Stool DNA Analysis Cost-effective Check for Colon Cancer in Ulcerative Colitis Patients

Stool DNA Analysis Cost-effective Check for Colon Cancer in Ulcerative Colitis Patients

A recent study indicated that while colorectal cancer (CRC) surveillance in patients with ulcerative colitis was generally cost effective, the addition of stool DNA analysis to surveillance colonoscopy was the most cost-effective approach.

If a stool DNA test is positive, then a colonoscopy would be performed, the researchers said.

The study, “Stool DNA Analysis is Cost Effective for Colorectal Cancer Surveillance in Patients with Ulcerative Colitis,” was published in the journal Clinical Gastroenterology and Hepatology.

Surveillance colonoscopy has been considered standard of care for ulcerative colitis patients, based on observational (non-randomized) studies showing reduced incidence of colorectal cancer and earlier stage of CRC detected by this practice,”  Dr. John B. Kisiel, MD, of the division of gastroenterology and hepatology at the Mayo Clinic in Rochester, Minnesota, said in a press release.

However, patient compliance with “frequent and invasive” colonoscopies is not high, and “perhaps as low as 50 percent” in some instances, Kisiel said. “Additionally, modelling studies of surveillance colonoscopy by either white light exam or chromoendoscopy techniques have reached conflicting results on cost-effectiveness.”

A screening colonoscopy is performed when there are no signs or symptoms of problems. A surveillance colonoscopy is recommended once a patient has had colon polyps, colon cancer, or other gastrointestinal disease.

Patients with chronic ulcerative colitis (UC) have an increased risk for developing colorectal neoplasia. To reduce this risk, surveillance using white-light endoscopy (WLE) or chromoendoscopy are options, but they are underused. Analysis of DNA from stool samples (sDNA) has been shown to be a sensitive detection approach, but researchers weren’t sure whether it was cost-effective.

Kisiel and his colleagues assessed whether the multi-target stool DNA test Cologuard is a cost-effective strategy for CRC surveillance in ulcerative colitis patients, which may increase patient compliance. Cologuard assays mutant KRAS, methylated BMP3, methylated NDRG4, and a fecal immunochemical test.

Researchers adapted a previously published Markov model to simulate the clinical course of chronic ulcerative colitis, cancer, or dysplasia, and the costs and benefits of care with four surveillance strategies. The new model had “inputs on stool DNA performance and new parameters from the recent scientific literature showing the benefits of surveillance testing,” Kisiel said.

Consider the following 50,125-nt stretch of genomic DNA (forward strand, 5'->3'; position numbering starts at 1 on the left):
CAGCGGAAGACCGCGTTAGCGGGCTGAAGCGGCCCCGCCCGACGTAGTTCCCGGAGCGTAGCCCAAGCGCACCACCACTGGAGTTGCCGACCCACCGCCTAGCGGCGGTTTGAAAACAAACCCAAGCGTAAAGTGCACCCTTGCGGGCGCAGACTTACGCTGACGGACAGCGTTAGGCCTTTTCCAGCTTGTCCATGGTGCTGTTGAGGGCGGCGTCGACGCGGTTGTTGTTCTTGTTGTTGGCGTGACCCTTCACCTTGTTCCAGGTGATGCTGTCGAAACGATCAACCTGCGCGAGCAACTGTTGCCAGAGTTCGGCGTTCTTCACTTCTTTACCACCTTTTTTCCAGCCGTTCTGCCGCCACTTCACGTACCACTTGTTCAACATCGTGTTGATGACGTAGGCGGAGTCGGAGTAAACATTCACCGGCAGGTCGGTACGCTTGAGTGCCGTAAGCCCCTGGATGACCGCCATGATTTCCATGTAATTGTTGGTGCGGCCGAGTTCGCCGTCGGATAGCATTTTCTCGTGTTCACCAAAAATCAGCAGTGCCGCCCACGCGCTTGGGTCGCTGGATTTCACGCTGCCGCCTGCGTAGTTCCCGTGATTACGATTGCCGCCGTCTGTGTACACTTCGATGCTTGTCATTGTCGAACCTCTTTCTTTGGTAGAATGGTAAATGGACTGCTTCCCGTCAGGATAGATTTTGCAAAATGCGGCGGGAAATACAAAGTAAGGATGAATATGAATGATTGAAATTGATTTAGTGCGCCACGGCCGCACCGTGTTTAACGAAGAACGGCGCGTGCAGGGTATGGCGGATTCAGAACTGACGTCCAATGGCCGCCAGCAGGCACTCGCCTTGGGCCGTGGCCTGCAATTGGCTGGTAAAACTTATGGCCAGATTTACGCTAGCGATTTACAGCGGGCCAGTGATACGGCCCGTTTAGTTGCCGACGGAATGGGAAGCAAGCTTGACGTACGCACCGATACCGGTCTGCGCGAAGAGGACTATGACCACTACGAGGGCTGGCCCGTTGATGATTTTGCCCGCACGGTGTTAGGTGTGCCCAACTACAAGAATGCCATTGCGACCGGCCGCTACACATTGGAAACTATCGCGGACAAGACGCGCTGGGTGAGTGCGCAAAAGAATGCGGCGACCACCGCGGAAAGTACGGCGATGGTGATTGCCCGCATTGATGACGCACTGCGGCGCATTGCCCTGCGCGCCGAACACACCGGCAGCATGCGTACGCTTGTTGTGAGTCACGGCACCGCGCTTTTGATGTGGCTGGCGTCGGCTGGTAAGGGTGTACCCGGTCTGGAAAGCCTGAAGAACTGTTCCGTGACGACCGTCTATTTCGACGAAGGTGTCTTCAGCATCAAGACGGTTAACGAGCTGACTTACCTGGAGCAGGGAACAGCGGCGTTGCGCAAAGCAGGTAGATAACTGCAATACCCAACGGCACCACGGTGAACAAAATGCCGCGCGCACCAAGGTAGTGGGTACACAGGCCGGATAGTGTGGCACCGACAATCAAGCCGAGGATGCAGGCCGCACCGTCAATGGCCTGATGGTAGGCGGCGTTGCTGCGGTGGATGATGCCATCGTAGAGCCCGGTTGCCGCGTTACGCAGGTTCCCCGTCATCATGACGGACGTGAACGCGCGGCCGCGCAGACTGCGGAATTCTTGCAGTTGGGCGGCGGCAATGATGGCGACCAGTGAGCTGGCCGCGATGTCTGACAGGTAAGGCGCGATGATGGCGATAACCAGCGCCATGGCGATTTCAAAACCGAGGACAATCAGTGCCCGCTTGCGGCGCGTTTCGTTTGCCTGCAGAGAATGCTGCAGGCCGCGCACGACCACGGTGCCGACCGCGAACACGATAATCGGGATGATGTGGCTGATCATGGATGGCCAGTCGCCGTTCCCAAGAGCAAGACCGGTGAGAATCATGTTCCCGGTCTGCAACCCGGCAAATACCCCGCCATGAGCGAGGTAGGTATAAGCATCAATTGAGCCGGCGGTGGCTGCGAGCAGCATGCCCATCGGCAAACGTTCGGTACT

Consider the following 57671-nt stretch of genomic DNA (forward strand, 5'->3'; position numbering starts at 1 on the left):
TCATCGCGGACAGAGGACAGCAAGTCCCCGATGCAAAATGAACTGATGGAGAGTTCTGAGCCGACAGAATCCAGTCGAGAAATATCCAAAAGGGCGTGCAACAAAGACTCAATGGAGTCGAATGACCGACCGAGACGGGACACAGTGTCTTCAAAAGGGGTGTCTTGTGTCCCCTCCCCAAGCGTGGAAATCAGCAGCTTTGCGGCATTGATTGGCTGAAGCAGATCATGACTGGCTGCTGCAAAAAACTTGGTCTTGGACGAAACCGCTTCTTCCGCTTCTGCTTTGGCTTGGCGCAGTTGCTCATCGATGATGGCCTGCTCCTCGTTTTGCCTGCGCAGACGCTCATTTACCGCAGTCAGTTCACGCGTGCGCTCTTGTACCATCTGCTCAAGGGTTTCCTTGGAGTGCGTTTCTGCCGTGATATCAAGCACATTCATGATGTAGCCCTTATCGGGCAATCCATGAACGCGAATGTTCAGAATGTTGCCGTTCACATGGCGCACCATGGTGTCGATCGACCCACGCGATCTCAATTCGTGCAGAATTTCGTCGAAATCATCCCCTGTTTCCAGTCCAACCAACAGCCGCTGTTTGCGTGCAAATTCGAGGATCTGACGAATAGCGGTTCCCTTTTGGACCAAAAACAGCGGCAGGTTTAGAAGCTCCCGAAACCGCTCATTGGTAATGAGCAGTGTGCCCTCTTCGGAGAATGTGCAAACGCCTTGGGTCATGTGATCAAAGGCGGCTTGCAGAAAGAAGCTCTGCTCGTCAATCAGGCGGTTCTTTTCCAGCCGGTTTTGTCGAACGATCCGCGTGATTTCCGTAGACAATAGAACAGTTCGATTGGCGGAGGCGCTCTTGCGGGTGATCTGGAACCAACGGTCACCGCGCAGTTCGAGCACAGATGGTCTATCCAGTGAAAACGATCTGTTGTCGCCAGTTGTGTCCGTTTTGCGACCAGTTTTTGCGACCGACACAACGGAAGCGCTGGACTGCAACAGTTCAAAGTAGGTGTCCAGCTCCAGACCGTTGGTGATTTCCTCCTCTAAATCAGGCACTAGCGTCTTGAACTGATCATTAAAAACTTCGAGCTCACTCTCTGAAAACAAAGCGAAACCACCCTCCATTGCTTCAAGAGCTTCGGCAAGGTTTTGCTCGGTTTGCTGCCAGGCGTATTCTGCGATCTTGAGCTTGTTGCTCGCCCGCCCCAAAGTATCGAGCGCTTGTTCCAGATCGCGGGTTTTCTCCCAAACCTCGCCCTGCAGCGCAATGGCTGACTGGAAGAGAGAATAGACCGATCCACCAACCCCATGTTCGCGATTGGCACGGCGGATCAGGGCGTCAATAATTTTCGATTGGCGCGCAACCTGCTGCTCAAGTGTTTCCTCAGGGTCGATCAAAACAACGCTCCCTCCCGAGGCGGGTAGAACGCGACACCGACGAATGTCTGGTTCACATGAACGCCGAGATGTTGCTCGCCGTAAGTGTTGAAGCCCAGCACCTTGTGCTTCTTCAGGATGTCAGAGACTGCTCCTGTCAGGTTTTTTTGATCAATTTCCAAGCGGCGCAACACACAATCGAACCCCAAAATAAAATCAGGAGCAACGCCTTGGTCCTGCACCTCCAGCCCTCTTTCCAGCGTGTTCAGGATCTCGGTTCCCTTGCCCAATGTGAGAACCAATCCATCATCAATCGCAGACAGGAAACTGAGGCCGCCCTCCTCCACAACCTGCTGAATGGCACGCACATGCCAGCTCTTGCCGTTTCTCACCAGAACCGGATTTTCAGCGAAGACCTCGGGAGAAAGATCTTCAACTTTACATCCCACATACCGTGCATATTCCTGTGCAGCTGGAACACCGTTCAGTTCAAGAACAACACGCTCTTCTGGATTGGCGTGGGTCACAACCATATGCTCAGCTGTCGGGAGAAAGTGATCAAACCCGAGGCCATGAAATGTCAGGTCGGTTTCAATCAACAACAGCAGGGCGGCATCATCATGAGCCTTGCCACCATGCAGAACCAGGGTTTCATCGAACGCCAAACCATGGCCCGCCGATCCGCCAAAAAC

The four surveillance strategies were: sDNA and diagnostic chromoendoscopy for positive sDNA tests, sDNA and white light endoscopy for positive sDNA tests, chromoendoscopy with targeted biopsies, or white light endoscopy with random biopsies.

Costs were based on 2014 Medicare reimbursements. The primary outcome was the incremental cost-effectiveness ratio (incremental cost/incremental difference in quality-adjusted life years) compared with no surveillance and a willingness to pay threshold of $50,000 per quality adjusted life year.

“We were surprised to find that all the surveillance options were cost-effective,” Kisiel said. “Additionally, the lowest costs per quality adjusted life years were shown for surveillance strategies that began with stool DNA and used colonoscopy only to evaluate positive stool tests. Among colonoscopy techniques, chromoendoscopy appeared more cost-effective than white light.”

The researchers found that the incremental cost effectiveness ratios were $16,362 per quality adjusted life year for sDNA with diagnostic chromoendoscopy, $18,643 for sDNA with diagnostic white light endoscopy, $23,830 for chromoendoscopy alone, and $27,907 for white light endoscopy alone.

Results showed that all approaches dropped under the willingness to pay threshold at two-year intervals. They also revealed a higher cost effectiveness of sDNA with diagnostic chromoendoscopy versus chromoendoscopy alone, up to $1,135 per sDNA test.

In addition, the researchers found that at all rates of patient compliance, sDNA analysis was cost effective, and unless the precision of sDNA analysis fell below 65 percent, combining sDNA with diagnostic chromoendoscopy was preferred over chromoendoscopy alone.

“These findings are important because they support the small but growing body of evidence of benefit for CRC surveillance in UC patients and suggest an important potential role for stool DNA in this practice,” Kisiel said.